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Nanotechnology. 2019 Sep 20;30(38):385703. doi: 10.1088/1361-6528/ab2a3d. Epub 2019 Jun 17.

Graphene platelets versus phosphorus compounds for elastomeric composites: flame retardancy, mechanical performance and mechanisms.

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School of Engineering and Future Industries Institute, University of South Australia, Adelaide, SA 5095, Australia. Department of Mechanical Engineering, Benha Faculty of Engineering, Benha University, Benha, Egypt.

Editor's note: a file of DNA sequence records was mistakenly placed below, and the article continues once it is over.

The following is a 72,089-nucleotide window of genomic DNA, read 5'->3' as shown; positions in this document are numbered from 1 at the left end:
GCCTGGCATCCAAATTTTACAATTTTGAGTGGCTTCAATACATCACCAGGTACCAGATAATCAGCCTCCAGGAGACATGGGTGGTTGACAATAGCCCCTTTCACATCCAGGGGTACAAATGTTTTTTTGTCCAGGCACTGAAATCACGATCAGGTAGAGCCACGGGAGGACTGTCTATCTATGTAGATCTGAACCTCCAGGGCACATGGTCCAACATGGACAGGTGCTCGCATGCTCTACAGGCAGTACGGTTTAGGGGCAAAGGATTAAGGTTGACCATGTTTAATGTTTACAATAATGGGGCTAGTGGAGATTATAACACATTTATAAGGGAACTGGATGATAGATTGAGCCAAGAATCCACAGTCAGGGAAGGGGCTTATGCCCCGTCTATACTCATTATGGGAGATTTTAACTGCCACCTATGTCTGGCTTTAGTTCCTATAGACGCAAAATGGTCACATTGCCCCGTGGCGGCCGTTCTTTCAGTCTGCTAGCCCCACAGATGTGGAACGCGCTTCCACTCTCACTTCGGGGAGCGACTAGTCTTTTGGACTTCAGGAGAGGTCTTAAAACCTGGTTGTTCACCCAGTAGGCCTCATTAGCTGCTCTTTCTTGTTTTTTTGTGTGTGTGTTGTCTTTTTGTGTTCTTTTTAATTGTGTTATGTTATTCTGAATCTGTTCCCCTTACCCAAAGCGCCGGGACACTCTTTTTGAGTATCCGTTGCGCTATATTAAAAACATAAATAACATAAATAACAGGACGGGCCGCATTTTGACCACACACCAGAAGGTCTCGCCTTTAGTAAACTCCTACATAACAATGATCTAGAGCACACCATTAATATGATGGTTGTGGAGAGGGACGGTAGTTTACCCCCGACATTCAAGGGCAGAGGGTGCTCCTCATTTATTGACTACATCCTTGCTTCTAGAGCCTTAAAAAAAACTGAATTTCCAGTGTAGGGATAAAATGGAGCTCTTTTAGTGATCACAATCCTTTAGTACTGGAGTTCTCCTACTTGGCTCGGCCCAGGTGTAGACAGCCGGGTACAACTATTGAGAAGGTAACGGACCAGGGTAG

Polymers are widely used but their flammability remains a serious issue causing fatalities and property damage. Herein we present an investigation into the effectiveness of graphene platelets (GnPs) to simultaneously improve the flame retardancy and mechanical properties of ethylene propylene diene monomer rubber (EPDM). EPDM was melt compounded respectively with GnPs and a commercial flame retardant (ammonium polyphosphate, APP) to produce two groups of composites. Although both fillers were well dispersed in EPDM, GnPs significantly improved the mechanical properties of EPDM whilst APP compromised some of the mechanical properties particularly at high fractions. This difference was attributed to the filler particle size and interfacial bonding. Through cone calorimetry testing, 21 wt% char yield was recorded for the EPDM/GnP composite at 12.0 vol%, in comparison with 8 wt% for the EPDM/APP composite. APP was able to lower the peak heat release rate (PHRR) and specific mass loss rate (MLR), but unfortunately it decreased the ignition time and fire performance index (FPI). By contrast, GnPs has been found to increase ignition time by 29% and FPI by 62%, while still achieved the same level of reductions in PHRR and specific MLR, demonstrating clear advantages over APP. During combustion the highly thermally stable GnPs bonded with the viscous, degraded EPDM macromolecules, forming a thick solid char layer which prevented the transport of heat and smoke, contributing to its superior flame retarding performance over APP.


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